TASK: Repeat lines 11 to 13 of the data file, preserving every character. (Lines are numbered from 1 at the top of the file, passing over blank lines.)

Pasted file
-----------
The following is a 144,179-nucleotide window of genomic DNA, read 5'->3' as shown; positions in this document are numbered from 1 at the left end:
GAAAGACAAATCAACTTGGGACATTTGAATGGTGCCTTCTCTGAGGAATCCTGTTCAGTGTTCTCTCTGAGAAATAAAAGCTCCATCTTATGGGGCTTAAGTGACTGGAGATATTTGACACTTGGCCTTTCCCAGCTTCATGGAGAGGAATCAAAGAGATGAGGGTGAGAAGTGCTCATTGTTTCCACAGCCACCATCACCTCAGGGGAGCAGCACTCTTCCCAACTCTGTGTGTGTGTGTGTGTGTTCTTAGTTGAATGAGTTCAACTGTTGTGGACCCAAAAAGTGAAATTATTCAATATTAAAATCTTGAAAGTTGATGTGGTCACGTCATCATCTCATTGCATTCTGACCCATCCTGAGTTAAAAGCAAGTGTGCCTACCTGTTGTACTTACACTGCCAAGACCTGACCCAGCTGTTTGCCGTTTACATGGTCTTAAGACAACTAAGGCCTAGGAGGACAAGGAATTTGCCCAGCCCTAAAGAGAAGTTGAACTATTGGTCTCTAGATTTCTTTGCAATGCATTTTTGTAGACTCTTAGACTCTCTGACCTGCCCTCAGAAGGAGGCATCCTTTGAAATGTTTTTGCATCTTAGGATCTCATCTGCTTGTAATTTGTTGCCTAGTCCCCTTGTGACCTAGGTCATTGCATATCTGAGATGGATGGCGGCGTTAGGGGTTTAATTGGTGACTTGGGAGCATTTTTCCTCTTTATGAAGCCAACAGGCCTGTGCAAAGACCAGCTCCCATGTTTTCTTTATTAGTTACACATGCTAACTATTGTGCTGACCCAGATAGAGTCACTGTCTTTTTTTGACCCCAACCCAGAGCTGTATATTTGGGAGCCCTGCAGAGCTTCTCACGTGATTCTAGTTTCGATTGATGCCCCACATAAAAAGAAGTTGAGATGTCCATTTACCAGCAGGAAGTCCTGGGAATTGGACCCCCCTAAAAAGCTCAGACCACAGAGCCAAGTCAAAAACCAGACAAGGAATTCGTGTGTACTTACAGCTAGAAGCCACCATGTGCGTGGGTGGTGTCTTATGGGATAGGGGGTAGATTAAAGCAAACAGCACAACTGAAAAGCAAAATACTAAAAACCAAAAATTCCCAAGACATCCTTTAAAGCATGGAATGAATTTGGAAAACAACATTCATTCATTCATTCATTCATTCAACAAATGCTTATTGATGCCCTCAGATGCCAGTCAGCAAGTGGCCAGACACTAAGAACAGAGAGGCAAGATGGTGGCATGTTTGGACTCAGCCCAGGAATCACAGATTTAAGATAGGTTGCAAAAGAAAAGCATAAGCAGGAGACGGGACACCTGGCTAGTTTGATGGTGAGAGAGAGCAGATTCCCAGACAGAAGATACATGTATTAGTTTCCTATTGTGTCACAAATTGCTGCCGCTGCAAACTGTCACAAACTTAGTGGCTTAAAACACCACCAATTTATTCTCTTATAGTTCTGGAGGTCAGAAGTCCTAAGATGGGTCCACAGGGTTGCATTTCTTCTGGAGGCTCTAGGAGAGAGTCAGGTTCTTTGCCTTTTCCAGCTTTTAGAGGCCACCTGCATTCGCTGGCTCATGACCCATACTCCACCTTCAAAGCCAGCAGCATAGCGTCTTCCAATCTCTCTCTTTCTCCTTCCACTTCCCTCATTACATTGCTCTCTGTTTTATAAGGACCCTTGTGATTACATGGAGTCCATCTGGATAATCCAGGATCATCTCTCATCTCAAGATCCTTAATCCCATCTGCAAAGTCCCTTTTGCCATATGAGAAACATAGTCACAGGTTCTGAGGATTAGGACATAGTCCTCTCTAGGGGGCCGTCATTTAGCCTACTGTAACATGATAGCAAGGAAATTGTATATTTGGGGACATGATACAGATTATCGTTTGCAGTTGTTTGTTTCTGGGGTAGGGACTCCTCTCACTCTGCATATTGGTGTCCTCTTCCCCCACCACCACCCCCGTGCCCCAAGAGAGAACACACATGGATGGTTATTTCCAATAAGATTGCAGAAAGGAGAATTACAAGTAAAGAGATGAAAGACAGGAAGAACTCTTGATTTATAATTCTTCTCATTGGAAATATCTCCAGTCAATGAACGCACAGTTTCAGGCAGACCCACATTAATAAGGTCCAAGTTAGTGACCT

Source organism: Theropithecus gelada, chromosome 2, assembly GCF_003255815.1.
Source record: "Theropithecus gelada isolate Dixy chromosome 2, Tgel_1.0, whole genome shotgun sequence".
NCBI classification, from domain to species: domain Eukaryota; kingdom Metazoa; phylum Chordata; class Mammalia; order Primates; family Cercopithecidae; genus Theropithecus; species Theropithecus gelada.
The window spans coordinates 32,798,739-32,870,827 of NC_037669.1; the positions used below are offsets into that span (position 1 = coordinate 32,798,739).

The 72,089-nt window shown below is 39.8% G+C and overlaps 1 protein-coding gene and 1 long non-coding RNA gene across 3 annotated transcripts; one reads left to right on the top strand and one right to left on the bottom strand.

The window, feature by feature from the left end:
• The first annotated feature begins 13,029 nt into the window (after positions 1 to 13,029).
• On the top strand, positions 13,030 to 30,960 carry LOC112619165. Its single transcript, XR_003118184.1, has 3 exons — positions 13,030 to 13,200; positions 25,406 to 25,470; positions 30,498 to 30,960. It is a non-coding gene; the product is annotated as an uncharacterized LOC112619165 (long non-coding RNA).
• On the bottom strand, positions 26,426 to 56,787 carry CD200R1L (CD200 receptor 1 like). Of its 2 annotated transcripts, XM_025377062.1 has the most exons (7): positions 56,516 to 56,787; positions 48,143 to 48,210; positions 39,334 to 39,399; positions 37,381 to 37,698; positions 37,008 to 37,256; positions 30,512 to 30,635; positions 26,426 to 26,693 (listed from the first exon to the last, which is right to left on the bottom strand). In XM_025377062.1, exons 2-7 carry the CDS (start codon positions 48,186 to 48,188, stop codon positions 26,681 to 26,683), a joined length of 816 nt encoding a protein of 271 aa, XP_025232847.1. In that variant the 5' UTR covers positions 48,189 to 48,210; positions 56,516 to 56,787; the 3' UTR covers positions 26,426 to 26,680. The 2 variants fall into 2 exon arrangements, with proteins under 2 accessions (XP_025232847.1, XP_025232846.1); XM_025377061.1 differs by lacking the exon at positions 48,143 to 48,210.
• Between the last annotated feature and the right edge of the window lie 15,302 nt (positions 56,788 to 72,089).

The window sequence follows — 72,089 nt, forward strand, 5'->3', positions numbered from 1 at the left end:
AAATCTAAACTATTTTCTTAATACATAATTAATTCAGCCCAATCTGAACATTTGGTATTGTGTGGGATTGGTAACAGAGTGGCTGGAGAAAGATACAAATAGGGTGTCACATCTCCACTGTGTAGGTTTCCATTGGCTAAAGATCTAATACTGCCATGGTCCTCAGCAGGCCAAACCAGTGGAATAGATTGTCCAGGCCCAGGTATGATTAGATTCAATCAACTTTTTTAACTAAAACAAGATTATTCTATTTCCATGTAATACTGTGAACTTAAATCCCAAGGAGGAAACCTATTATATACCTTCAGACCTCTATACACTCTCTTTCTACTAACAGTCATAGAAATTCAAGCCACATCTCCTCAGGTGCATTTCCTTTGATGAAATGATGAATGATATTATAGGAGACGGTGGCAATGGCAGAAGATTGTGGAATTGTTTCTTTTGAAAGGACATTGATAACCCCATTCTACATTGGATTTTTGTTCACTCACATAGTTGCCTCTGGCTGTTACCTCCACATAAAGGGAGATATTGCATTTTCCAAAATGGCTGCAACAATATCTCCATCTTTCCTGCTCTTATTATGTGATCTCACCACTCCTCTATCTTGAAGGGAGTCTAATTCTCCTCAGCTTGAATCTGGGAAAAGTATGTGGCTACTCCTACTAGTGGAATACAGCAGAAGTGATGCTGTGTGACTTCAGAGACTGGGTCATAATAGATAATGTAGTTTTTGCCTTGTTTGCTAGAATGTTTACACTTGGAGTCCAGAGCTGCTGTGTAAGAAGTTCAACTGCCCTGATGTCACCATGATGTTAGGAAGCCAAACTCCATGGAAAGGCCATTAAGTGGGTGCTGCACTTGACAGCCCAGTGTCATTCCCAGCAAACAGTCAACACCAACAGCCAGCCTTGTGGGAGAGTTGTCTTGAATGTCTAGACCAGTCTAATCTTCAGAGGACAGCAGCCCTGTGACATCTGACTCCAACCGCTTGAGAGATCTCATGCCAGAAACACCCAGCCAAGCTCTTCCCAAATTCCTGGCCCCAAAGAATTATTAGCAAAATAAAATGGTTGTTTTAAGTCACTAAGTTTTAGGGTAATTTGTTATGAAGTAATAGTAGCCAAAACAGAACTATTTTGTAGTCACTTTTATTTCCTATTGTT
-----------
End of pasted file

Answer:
• On the bottom strand, positions 26,426 to 56,787 carry CD200R1L (CD200 receptor 1 like). Of its 2 annotated transcripts, XM_025377062.1 has the most exons (7): positions 56,516 to 56,787; positions 48,143 to 48,210; positions 39,334 to 39,399; positions 37,381 to 37,698; positions 37,008 to 37,256; positions 30,512 to 30,635; positions 26,426 to 26,693 (listed from the first exon to the last, which is right to left on the bottom strand). In XM_025377062.1, exons 2-7 carry the CDS (start codon positions 48,186 to 48,188, stop codon positions 26,681 to 26,683), a joined length of 816 nt encoding a protein of 271 aa, XP_025232847.1. In that variant the 5' UTR covers positions 48,189 to 48,210; positions 56,516 to 56,787; the 3' UTR covers positions 26,426 to 26,680. The 2 variants fall into 2 exon arrangements, with proteins under 2 accessions (XP_025232847.1, XP_025232846.1); XM_025377061.1 differs by lacking the exon at positions 48,143 to 48,210.
• Between the last annotated feature and the right edge of the window lie 15,302 nt (positions 56,788 to 72,089).

The window sequence follows — 72,089 nt, forward strand, 5'->3', positions numbered from 1 at the left end: